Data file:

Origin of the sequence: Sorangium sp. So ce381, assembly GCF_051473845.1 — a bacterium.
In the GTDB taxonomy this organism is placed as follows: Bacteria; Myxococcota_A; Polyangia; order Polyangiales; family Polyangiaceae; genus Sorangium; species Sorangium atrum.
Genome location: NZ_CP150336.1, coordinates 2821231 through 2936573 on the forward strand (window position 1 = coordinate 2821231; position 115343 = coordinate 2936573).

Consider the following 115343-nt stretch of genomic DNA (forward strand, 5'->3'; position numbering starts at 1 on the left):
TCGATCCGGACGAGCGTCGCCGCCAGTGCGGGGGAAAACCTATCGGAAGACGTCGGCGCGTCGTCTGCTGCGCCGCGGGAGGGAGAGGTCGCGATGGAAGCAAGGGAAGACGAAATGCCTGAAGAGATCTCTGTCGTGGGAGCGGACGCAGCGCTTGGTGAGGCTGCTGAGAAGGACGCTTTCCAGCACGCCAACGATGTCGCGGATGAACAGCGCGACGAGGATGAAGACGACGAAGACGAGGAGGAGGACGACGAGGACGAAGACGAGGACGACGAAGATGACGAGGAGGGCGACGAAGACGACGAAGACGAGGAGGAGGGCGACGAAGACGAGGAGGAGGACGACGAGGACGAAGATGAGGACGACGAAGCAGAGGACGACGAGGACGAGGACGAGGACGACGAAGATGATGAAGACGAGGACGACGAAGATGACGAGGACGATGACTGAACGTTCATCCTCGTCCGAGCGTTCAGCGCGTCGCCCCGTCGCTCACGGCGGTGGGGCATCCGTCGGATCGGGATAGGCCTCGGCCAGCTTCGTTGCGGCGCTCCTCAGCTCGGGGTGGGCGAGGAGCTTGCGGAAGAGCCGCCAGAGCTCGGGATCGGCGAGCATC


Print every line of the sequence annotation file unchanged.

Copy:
Origin of the sequence: Sorangium sp. So ce381, assembly GCF_051473845.1 — a bacterium.
In the GTDB taxonomy this organism is placed as follows: Bacteria; Myxococcota_A; Polyangia; order Polyangiales; family Polyangiaceae; genus Sorangium; species Sorangium atrum.
Genome location: NZ_CP150336.1, coordinates 2821231 through 2936573 on the forward strand (window position 1 = coordinate 2821231; position 115343 = coordinate 2936573).

Consider the following 115343-nt stretch of genomic DNA (forward strand, 5'->3'; position numbering starts at 1 on the left):
TCGATCCGGACGAGCGTCGCCGCCAGTGCGGGGGAAAACCTATCGGAAGACGTCGGCGCGTCGTCTGCTGCGCCGCGGGAGGGAGAGGTCGCGATGGAAGCAAGGGAAGACGAAATGCCTGAAGAGATCTCTGTCGTGGGAGCGGACGCAGCGCTTGGTGAGGCTGCTGAGAAGGACGCTTTCCAGCACGCCAACGATGTCGCGGATGAACAGCGCGACGAGGATGAAGACGACGAAGACGAGGAGGAGGACGACGAGGACGAAGACGAGGACGACGAAGATGACGAGGAGGGCGACGAAGACGACGAAGACGAGGAGGAGGGCGACGAAGACGAGGAGGAGGACGACGAGGACGAAGATGAGGACGACGAAGCAGAGGACGACGAGGACGAGGACGAGGACGACGAAGATGATGAAGACGAGGACGACGAAGATGACGAGGACGATGACTGAACGTTCATCCTCGTCCGAGCGTTCAGCGCGTCGCCCCGTCGCTCACGGCGGTGGGGCATCCGTCGGATCGGGATAGGCCTCGGCCAGCTTCGTTGCGGCGCTCCTCAGCTCGGGGTGGGCGAGGAGCTTGCGGAAGAGCCGCCAGAGCTCGGGATCGGCGAGCATC